USPSA: Dissecting a Disqualification v2.0

A couple of weeks ago I shot a Local USPSA Match at Lower Providence Rod and Gun Club. Shortly after that match I put together a post talking about a match disqualification that involved one of my squad-mates. One of the points I wanted to highlight in that post was that between July of 2011 and April 2012, I had only witnessed two match DQs.

Despite the sport being very safe and my having seen disqualifications many months apart, I witnessed my third Match Disqualification this weekend while shooting a Local USPSA Match at Southern Chester Sportsman’s and Farmers’ Association. That brings the total to precisely three, the first was seeing a negligent discharge, the second was seeing someone break the 180, and the third was seeing someone drop their gun.

From the USPSA Rulebook:

10.5 Match Disqualification – Unsafe Gun Handling
Examples of unsafe gun handling include, but are not limited to:

10.5.3 If at any time during the course of fire, or while loading, reloading or
unloading, a competitor drops his handgun or causes it to fall, loaded
or not. Note that a competitor who, for any reason during a course of
fire, safely and intentionally places the handgun on the ground or other
stable object will not be disqualified provided:

10.5.3.1 The competitor maintains constant physical contact with the
handgun, until it is placed firmly and securely on the ground or
another stable object, and

  • 10.5.3.2 The competitor remains within 3 feet of the handgun at all times
    (except where the handgun is placed at a greater distance, under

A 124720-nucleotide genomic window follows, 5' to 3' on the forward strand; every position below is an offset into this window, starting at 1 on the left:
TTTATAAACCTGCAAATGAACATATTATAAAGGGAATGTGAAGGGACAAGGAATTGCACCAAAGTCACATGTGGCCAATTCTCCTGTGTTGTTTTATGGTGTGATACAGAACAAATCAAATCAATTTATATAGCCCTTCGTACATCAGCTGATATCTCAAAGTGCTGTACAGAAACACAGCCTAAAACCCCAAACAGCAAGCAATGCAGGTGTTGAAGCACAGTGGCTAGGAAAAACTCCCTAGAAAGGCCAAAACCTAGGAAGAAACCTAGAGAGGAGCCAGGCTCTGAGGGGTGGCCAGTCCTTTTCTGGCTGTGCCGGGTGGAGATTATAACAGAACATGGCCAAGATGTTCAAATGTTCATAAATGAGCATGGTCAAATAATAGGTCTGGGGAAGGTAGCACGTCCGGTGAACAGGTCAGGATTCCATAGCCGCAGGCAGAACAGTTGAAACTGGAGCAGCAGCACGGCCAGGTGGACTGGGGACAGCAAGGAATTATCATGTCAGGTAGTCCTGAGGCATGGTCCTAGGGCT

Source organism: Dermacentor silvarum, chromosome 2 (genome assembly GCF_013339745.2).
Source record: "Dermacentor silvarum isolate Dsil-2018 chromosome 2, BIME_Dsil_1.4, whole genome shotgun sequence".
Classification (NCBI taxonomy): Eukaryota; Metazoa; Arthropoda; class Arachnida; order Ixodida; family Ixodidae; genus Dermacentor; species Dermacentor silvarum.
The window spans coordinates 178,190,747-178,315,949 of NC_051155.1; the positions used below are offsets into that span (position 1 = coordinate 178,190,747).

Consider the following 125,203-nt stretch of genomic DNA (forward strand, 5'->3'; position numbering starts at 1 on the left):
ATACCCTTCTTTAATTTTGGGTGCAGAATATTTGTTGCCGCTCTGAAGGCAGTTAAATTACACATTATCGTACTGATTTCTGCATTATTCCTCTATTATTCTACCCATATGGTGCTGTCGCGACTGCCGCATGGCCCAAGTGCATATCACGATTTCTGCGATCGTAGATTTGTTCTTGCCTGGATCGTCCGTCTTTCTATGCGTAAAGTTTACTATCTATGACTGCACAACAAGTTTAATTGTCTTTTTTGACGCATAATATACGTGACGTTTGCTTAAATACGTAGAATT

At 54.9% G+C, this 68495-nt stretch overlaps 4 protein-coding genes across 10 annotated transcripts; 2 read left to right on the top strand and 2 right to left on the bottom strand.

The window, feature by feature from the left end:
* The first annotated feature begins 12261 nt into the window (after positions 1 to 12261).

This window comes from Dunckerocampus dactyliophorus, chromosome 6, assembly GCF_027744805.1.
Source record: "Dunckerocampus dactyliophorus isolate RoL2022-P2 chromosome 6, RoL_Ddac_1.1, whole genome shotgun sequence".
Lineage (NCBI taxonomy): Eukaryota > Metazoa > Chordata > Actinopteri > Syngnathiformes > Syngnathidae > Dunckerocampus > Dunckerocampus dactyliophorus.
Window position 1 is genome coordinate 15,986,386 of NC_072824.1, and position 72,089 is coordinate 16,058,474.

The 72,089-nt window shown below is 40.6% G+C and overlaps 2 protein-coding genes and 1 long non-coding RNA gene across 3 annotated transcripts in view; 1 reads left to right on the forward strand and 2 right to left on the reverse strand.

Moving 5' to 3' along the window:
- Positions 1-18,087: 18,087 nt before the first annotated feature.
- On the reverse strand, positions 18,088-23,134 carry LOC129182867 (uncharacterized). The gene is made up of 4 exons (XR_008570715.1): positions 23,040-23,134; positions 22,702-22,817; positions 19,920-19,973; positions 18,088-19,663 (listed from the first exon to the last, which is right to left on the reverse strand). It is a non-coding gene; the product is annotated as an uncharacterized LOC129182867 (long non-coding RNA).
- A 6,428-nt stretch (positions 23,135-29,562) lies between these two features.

the supervision of a Range Official, in order to comply with a
    start position), and
  • 10.5.3.3 The provisions of Rule 10.5.2 do not occur, and
  • 10.5.3.4 The handgun is in the ready condition as specified in Section 8.1, or
  • 10.5.3.5 A self-loading pistol has an empty chamber, the magazine removed and the slide locked open, or
  • 10.5.3.6 A revolver has the cylinder open and empty

Neither Shooter in this Photo was Disqualified.
USPSA at Southern Chester - April 2012 - Stage 6

The Stage

The stage where the rule infraction occurred was our squad’s second of the day, Lucky 13 (Stage 6). This particular stage was placed on one of the newly expanded pistol pits on the back side of the property. The pit itself was dug into a hill and has an uphill slope about it.

Targets were situated to the shooter’s left and right, at close range. Most shooters opted to quickly draw their gun at the start signal and engage the close range targets as quickly as possible, some opting to point shoot in an attempt to speed up the process. Because of the layout of the stage, this was one of the faster ones, in terms of breaking shots after the start signal.

At the start signal, one particular shooter grabbed ahold of his gun and began to pull it from his holster. He must not have had a solid grip on the gun as he began to lose it. When the loaded gun slipped out of his grasp, rather than grab at it and attempt to catch it, he pulled back and allowed the gun to tumble to the ground.